Back in the spring, I remember hearing about the new tool bar that CML created. I was pretty excited and wanted to try it out. Unfortunately, I couldn’t figure out where to go to get it at home. I looked all over the website and even tried a few searches of the internet. After a while I gave up and forgot about it, maybe it wasn’t released to the public or there weren’t any links from the main page.
When I came to Whetstone, I was happy to see that some of the computers had the tool bar installed, so I got to try it a little. I wasn’t impressed, maybe because of lingering resentment about not being able to find it.
For this activity in Learn and Play I downloaded the catalog plug in for my internet browser. It is actually pretty cool, just so long as I remember when I have it selected and when I am searching google. I like to go from searching the internet for ideas for storytimes, to searching if we have that book in our catalog!
Learn and Play has pretty much all been about discovering Web 2.0 tools, so when I saw that number 17 involved discovering 2.0 tools I wondered what new angle they had found on the subject. Well, it turns out there are groups that aggregate all sorts of tools into one place and allow users to vote for which are the best and most popular. For this week, we are encouraged to explore some and see if they are useful/interesting.
Now, many of the tools we have already used are on this list, as well as less popular versions of the same type of tool. So I can’t say I’ve never heard of them, or that all the tools were useless. What I can say, is that I had no desire whatsoever to sign up for another web 2.0 tool. I may just be jaded about the whole 2.0 thing, or irritated at making yet another user profile/password/yadda yadda. But for thing #17 I’ve discovered that sometimes it is better to enjoy what you have and not go looking for more.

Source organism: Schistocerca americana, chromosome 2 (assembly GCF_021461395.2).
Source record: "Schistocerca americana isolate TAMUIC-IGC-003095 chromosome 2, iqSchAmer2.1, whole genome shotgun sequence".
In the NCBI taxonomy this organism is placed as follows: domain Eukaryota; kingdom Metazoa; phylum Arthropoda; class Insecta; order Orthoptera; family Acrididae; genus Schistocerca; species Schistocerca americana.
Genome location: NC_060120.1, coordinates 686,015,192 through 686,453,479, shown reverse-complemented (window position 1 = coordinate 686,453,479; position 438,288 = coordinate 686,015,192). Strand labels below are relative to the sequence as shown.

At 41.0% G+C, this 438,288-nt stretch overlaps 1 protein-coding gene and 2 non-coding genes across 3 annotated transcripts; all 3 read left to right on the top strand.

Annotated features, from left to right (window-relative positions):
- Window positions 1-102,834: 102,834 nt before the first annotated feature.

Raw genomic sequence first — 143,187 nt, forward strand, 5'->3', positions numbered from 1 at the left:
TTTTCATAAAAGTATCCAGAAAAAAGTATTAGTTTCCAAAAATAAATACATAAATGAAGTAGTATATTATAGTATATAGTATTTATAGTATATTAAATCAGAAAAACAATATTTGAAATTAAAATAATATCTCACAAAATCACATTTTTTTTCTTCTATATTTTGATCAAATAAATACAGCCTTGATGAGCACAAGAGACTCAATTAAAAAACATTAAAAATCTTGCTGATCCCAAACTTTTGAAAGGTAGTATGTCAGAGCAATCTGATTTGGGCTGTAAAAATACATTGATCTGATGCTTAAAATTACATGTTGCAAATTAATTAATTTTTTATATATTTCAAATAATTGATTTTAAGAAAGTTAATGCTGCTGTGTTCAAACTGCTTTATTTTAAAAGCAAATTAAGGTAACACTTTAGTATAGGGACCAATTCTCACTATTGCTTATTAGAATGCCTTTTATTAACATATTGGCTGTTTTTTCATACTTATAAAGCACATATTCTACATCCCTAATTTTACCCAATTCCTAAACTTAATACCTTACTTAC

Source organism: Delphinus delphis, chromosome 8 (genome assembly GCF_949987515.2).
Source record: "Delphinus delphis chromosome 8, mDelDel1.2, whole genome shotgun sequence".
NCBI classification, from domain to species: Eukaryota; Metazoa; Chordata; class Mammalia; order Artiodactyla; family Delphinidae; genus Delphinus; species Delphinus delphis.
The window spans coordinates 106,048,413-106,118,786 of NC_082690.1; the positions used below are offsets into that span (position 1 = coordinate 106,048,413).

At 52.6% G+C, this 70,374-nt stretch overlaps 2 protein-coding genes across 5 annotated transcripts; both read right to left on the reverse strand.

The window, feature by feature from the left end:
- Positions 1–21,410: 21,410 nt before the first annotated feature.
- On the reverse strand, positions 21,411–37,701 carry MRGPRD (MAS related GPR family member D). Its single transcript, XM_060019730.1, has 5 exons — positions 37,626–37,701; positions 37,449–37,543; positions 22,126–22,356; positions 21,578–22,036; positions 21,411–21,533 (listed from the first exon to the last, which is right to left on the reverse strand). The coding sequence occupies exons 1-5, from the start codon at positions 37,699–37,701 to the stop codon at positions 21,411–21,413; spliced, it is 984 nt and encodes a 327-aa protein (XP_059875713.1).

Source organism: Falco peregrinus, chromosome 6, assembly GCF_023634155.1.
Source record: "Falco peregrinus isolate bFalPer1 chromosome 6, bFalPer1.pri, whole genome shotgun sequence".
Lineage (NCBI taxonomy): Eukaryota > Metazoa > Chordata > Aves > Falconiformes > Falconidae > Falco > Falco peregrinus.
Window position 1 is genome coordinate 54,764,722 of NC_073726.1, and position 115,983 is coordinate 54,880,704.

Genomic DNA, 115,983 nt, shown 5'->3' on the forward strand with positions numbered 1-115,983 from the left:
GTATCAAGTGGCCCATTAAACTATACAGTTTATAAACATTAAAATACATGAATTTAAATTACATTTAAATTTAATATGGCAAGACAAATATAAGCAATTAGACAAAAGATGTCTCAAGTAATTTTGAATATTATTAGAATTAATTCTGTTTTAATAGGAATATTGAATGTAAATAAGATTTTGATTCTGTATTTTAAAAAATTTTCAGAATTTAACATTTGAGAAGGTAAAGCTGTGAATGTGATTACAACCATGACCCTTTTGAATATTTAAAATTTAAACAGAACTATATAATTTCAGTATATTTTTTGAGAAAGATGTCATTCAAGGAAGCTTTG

After all, I’m still discovering new ways to use the tools I have signed up for–so that is where I am focusing my attention. And, many of the tools I use are on that list, even if I didn’t discover them from the list.
I remember back in 2000 or so, I was studying for a brief time in College Park, and every week I took the green line into DC to work in the library of a little museum. It was a good experience, both the commuting and working in the library. The reason I am relating this expereience, is that I seem to have a dim fuzzy memory of that time (it also could have been in the spring of 2001, when I was in England, it is a dim memory) of seeing a sign for something with a strange spelling and lots of “o”s in it. I do believe I was seeing “google” for the first time, though I had no idea what it was or how it would take over everything. I just remember seeing the word and wondering if this was some strange big city thing that we would never know back in the suburb where I was born.